New Bristol double-deckers had become the standard fleet purchase for all Tilling/BET fleets, which allowed the company to service the post-war boom until 1950, when traffic began to fall again thanks to the increase in the number of private cars. The combination of this, plus the Suez Crisis of 1956 and a lack of staff due to low wages, lead to a general contraction of the network out of countryside routes and to reduce operations by at least half on a Sunday. The network continued to decline, except in the provision of new service to replace railways removed by the Beeching Axe, with the 1965 introduced "Cymru Coastliner," between Chester and Caernarfon anticipating the closure of that British Rail route and the intermediate stations.

1968-1985

The 1968 Transport Act created the National Bus Company, and the principle that rural bus services needed to be subsidised by councils. Although having reduced costs through the introduction of one-man operation, Crosville submitted a list of 196 routes that required financial assistance.

With the transfer of routes within Greater Manchester to the local Passenger Transport Executive in 1971, NBC spilt the residual service between Trent and Crosville, with the company taking over 119 vehicles and depots in Northwich, Macclesfield and Biddulph in March 1972. A consolidation of companies within NBC resulted Crosville taking over services in parts of West Wales from Western Welsh, including those from the depots in New Quay, Newcastle Emlyn and Lampeter.

The company continued to consolidate and regress its network through the 1980s, making a loss of £1M in 1980, and £2M in 1981. Rebranding of local service in metropolitan areas assisted in a flattening of the rate of revenue reduction, but losses continued to mount.

Deregulation

On 13 February 1986, the Secretary of State for Transport decided that, because of their size, the four largest NBC companies would be split, as they provided too great a competitive threat on deregulation. Crosville was split into two in preparation for the privatisation of the National Bus Company in the 1980s. Crosville Cymru was to remain generally in one piece, but most of the remainder of Crosville based in England was to be split between then-sister companies Midland Red North and the new North Western company based in Liverpool. The latter move was quite a reversal of fortunes, as much of Crosville's territory in the eastern half of Cheshire had been gained from the original North Western company at its dismemberment in 1972.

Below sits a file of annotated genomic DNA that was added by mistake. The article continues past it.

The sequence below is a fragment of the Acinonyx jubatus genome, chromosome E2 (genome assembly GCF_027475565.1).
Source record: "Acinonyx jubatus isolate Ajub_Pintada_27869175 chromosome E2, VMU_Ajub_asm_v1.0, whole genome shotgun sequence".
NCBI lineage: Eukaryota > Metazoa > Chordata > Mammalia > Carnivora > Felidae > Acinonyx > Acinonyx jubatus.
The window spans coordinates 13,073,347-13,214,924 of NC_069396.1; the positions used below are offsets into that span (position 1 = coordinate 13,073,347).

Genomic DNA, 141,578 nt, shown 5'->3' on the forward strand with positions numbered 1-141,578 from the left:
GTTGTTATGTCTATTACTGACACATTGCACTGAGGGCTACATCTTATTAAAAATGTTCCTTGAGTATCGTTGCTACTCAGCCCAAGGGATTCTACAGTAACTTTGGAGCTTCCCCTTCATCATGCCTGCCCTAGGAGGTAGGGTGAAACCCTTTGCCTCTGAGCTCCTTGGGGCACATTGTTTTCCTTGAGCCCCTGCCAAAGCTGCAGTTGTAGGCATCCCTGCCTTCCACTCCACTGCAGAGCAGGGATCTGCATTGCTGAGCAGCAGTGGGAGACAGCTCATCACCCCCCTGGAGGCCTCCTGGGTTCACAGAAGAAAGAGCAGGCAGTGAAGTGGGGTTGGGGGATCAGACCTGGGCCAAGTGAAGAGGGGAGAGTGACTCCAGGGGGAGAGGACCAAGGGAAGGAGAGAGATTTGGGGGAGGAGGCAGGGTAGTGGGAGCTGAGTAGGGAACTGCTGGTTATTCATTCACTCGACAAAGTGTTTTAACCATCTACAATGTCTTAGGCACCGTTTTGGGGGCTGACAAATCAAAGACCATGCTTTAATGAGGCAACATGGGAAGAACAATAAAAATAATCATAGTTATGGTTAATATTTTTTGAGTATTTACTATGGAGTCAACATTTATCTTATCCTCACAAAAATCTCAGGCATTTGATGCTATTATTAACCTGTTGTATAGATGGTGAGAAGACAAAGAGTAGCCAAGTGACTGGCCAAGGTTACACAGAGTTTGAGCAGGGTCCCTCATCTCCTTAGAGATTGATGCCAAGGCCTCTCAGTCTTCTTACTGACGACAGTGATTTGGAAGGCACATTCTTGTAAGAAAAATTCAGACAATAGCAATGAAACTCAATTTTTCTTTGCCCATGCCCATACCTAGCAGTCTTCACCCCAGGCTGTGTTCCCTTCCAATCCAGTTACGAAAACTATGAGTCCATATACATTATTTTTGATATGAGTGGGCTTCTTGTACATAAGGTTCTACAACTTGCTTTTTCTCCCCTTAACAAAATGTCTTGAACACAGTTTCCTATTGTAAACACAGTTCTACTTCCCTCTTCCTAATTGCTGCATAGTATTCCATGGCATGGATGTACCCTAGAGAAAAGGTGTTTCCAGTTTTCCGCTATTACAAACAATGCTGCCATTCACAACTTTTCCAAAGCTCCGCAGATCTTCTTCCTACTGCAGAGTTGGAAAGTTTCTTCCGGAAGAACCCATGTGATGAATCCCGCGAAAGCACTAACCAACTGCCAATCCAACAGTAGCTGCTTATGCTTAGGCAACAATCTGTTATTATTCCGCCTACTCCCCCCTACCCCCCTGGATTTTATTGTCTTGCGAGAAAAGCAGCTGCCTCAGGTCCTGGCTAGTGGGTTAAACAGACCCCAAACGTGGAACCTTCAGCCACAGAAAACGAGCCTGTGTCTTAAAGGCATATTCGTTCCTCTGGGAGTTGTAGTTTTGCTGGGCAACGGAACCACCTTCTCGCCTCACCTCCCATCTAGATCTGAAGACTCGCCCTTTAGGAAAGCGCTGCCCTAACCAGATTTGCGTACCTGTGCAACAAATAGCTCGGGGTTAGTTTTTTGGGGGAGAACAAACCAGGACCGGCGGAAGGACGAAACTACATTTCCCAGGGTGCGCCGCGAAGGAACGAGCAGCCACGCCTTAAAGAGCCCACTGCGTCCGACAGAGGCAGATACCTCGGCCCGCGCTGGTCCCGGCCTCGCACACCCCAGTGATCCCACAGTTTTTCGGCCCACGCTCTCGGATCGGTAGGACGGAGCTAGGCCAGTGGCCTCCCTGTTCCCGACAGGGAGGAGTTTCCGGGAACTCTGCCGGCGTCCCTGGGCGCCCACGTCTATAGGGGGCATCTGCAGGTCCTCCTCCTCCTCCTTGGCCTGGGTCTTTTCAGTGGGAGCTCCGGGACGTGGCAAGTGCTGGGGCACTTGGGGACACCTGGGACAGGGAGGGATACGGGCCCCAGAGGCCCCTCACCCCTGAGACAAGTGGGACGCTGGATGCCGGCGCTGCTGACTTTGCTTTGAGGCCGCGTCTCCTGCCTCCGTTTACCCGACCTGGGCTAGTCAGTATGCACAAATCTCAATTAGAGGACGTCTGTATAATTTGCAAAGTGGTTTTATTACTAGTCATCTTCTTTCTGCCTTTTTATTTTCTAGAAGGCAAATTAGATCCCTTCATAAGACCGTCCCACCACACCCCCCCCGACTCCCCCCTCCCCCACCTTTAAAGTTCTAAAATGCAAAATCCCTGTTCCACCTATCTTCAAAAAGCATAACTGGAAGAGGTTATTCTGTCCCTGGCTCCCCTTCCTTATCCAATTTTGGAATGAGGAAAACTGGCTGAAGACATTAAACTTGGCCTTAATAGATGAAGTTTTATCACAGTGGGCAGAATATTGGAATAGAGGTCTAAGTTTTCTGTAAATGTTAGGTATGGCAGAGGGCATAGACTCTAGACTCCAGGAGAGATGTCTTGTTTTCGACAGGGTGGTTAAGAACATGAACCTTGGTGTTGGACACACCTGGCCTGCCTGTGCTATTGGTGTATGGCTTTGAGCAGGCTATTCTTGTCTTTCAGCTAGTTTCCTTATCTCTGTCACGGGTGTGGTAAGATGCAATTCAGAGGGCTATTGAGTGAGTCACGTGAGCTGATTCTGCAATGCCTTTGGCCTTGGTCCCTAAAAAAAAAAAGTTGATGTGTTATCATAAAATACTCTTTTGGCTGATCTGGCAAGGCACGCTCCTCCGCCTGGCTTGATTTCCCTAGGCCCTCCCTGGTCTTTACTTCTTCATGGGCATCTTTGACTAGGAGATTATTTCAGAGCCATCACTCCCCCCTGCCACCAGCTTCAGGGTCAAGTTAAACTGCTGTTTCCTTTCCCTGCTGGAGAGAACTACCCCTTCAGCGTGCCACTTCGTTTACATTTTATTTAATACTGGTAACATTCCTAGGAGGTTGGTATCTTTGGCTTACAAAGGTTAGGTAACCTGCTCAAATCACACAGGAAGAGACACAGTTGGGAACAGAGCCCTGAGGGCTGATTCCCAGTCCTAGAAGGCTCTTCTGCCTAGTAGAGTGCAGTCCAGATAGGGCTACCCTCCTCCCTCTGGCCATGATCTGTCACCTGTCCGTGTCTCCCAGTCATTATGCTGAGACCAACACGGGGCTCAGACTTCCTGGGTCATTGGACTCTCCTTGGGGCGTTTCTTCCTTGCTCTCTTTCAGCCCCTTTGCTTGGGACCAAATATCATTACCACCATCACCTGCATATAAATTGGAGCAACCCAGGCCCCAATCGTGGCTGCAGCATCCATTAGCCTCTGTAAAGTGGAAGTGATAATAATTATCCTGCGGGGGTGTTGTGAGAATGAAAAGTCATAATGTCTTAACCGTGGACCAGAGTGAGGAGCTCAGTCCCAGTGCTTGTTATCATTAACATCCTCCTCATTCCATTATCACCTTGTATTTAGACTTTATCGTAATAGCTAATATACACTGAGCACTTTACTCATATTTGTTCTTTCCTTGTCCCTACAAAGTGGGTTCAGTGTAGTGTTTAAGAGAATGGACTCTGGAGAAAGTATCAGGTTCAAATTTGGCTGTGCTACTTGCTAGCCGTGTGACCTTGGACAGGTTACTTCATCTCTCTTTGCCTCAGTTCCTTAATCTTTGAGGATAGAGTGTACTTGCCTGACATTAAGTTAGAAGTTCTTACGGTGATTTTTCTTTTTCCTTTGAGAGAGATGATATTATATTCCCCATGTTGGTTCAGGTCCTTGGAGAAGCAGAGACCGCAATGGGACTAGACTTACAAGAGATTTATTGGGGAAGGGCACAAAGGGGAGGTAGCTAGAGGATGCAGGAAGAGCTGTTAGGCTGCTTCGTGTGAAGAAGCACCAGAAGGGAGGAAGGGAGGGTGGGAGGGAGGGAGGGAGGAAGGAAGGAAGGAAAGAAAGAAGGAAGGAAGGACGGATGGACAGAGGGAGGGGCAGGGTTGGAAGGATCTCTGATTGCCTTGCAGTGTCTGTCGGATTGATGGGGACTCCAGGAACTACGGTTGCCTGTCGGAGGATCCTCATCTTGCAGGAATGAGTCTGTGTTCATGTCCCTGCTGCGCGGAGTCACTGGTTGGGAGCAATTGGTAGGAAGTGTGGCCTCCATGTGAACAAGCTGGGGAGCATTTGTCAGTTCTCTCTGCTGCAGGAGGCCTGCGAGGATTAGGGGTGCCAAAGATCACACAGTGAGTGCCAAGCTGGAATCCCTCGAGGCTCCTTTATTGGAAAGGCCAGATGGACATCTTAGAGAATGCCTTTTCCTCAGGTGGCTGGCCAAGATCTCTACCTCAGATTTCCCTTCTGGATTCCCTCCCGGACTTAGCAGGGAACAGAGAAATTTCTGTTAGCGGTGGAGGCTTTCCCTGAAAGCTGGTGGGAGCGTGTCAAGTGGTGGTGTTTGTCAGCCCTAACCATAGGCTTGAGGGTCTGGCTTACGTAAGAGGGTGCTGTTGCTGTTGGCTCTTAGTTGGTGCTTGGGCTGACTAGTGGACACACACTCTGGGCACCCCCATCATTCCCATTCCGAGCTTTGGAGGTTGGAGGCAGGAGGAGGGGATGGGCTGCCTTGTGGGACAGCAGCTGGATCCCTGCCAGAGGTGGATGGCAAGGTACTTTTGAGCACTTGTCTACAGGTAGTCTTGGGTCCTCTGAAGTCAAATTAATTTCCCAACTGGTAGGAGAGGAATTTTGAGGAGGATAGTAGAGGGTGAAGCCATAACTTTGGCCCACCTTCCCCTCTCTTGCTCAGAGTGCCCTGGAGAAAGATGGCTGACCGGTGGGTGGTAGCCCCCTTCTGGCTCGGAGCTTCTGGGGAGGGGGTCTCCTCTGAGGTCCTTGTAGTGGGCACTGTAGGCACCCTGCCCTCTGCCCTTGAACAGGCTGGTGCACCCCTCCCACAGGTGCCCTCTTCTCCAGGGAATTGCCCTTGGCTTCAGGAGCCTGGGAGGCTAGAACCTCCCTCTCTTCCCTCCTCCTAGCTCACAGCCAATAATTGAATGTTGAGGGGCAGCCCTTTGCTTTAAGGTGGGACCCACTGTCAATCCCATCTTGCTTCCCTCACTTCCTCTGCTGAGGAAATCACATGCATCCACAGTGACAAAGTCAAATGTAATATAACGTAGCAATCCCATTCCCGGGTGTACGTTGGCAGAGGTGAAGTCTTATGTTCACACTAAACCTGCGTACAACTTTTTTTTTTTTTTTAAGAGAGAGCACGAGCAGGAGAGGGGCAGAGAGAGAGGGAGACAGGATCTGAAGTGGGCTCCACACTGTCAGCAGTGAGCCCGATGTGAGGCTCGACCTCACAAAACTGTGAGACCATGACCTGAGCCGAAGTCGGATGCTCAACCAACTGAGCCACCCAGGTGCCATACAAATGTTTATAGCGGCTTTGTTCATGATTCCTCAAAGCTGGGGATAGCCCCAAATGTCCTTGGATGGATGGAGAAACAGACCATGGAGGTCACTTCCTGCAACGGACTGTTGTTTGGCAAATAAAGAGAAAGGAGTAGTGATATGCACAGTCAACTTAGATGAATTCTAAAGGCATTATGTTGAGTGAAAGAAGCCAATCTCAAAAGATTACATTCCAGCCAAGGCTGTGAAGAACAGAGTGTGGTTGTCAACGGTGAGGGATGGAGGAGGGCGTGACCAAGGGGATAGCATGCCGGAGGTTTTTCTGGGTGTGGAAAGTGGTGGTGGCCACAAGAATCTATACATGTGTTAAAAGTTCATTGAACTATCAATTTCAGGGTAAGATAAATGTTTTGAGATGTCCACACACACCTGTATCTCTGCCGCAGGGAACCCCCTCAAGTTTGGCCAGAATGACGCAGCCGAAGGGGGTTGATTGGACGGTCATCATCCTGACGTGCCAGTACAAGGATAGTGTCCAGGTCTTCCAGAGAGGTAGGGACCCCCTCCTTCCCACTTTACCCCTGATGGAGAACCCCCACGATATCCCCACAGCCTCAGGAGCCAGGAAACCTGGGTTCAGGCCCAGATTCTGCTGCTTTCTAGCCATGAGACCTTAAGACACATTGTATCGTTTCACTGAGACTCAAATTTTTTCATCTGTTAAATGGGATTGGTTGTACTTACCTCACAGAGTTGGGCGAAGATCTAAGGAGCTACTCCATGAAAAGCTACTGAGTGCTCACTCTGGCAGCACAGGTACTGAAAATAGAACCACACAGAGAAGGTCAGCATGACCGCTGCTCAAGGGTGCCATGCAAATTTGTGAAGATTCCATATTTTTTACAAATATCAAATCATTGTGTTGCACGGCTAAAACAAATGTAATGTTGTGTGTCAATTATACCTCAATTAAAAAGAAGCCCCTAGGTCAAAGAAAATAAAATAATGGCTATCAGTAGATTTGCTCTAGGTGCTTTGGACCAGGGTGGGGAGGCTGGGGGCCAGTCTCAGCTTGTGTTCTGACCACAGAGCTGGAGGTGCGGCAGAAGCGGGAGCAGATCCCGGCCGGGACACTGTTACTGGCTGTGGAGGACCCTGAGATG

The remaining Wirral and Chester Crosville operations were sold in February 1990 to PMT who retained the Crosville name, however it passed into history ten years later with the corporate First Group branding. Following losses, FirstGroup sold the three depots (Chester, Rock Ferry and Wrexham) in the Wirral and Chester operation to Stagecoach Plc in December 2012.

North Western, Crosville Cymru and the Cheshire depots of Midland Red North are today under common management as Arriva North West and Wales.

Crosville today

Main article: Crosville Motor Services (Weston-super-Mare)

The "Crosville Motor Services" name has been resurrected by a new operator in Weston-super-Mare. As well as modern vehicles, it has a heritage fleet which includes several vehicles from the original Crosville fleet.[1]

See also

References

Further reading

  • Anderson, R C; History of Crosville Motor Services; David & Charles PLC; 2001; ISBN 0-7153-8088-5
  • Banks, John; The Prestige Series - Crosville; Venture Publications; 2001; ISBN 1-898432-39-2
  • Carroll, John; 75 Years of Crosville; Transport Publishing Company; 1981; ISBN 0-903839-70-9
  • Carroll, John & Duncan Roberts; Crosville Motor Services : Part 1 - The First 40 Years; Venture Publications; 1995; ISBN 1-898432-12-0
  • Crosland-Taylor, W J; Crosville: The Sowing and The Harvest; Transport Publishing Company; 1987; ISBN 0-86317-136-2
  • Crosland-Taylor, W J; Crosville: State Owned Without Tears; Transport Publishing Company; 1987; ISBN 0-86317-139-7
  • Hillmer, John; Exploring Crosville Country: Part 1: England; Past & Present Publishing; 2005; ISBN 1-85895-248-4
  • Hillmer, John; Exploring Crosville Country: Part 2: Wales; Past & Present Publishing; 2005; ISBN 1-85895-249-2
  • Jenkins, MArtin & Charles Roberts; The Heyday of Crosville; Ian Allan; 2009; ISBN 0-7110-3401-X
  • Maund, T B; Crosville on Merseyside; Transport Publishing; 1992; ISBN 0-86317-168-0
  • Roberts, Duncan; Crosville Motor Services : Part 2 : 1945 - 1990; NBC Books; 1997; ISBN 0-9531895-0-3
  • Roberts, Duncan; Crosville 3 - The Successors; NBC Books; 2001;

External links

  • History of Crosvile Motor Services 1911-1990
  • Crosville (Weston Super Mare)